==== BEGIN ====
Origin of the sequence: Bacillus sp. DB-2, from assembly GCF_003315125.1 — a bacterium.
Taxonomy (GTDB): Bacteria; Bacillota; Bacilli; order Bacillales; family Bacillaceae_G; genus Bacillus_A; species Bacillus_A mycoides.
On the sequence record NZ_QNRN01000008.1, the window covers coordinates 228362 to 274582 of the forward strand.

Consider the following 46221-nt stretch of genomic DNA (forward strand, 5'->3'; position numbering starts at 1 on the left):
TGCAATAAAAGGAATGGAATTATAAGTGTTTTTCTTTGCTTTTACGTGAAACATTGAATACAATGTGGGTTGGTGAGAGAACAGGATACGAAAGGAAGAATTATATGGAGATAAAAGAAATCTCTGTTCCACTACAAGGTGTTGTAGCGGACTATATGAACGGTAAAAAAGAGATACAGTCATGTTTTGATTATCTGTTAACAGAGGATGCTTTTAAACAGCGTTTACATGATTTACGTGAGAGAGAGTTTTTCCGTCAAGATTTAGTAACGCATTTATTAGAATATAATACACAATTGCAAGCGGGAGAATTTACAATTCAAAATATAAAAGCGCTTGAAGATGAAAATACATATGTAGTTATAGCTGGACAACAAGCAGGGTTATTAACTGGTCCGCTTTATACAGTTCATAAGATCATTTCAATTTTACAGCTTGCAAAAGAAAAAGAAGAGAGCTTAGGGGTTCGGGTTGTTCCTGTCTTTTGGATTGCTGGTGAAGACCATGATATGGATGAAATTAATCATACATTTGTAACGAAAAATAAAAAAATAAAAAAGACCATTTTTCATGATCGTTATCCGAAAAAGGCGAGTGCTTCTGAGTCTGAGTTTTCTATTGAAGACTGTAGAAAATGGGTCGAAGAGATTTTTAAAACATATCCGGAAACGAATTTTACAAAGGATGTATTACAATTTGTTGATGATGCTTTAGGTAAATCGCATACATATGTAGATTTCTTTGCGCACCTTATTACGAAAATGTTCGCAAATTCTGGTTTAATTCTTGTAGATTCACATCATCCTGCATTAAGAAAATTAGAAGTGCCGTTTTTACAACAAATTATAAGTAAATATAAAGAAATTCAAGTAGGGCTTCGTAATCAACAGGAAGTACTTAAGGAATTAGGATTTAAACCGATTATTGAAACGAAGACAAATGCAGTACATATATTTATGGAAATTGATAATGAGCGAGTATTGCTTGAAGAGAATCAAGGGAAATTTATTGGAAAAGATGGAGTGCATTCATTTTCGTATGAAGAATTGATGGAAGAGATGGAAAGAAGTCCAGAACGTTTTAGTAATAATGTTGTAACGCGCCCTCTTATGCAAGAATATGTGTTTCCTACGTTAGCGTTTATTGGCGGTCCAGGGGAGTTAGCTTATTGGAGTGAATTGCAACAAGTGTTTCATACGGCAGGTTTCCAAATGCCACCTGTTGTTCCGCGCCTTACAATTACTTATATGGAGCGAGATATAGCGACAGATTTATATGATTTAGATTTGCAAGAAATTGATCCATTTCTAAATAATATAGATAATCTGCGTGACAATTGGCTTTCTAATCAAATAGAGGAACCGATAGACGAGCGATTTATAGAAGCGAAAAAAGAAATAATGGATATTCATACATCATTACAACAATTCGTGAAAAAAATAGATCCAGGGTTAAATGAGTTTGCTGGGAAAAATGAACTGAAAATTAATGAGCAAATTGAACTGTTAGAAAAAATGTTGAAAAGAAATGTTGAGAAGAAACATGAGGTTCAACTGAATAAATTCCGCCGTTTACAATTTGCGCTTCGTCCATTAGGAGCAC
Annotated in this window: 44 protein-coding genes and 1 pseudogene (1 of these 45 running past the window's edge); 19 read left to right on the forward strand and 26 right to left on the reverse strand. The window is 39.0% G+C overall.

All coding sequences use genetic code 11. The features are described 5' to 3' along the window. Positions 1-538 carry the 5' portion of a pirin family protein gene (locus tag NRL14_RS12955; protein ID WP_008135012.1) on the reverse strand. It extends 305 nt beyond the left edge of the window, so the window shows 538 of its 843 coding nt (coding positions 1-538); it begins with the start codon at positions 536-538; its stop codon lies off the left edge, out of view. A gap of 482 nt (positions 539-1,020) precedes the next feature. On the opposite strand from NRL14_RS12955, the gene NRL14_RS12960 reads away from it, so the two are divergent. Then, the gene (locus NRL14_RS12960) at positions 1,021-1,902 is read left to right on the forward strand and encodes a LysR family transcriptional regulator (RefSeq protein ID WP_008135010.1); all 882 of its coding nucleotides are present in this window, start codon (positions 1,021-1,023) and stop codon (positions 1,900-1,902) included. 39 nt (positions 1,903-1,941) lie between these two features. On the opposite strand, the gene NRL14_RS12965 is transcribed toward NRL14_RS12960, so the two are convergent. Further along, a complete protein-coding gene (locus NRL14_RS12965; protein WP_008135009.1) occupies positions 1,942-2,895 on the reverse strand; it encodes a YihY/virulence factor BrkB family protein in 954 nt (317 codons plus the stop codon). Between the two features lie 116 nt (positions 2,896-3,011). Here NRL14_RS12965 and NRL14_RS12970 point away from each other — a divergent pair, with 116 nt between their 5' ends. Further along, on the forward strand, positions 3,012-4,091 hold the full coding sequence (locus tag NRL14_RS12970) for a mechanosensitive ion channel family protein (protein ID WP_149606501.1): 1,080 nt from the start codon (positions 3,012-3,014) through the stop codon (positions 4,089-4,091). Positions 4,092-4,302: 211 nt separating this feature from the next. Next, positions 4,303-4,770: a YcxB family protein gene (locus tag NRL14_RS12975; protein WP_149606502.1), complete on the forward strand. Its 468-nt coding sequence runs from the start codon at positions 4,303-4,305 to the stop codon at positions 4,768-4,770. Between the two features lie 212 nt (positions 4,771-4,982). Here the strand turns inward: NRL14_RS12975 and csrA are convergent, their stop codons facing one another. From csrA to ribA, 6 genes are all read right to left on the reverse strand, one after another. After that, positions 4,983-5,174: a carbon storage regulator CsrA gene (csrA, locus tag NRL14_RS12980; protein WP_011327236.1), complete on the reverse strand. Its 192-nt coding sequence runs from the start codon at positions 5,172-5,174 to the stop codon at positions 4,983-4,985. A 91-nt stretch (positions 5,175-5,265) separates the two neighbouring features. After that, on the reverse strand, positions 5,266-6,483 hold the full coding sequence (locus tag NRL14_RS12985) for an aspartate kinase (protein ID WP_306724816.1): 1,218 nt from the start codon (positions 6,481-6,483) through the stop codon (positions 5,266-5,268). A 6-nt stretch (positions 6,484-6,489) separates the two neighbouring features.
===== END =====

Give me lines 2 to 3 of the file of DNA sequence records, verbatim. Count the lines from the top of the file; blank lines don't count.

Taxonomy (GTDB): Bacteria; Bacillota; Bacilli; order Bacillales; family Bacillaceae_G; genus Bacillus_A; species Bacillus_A mycoides.
On the sequence record NZ_QNRN01000008.1, the window covers coordinates 228362 to 274582 of the forward strand.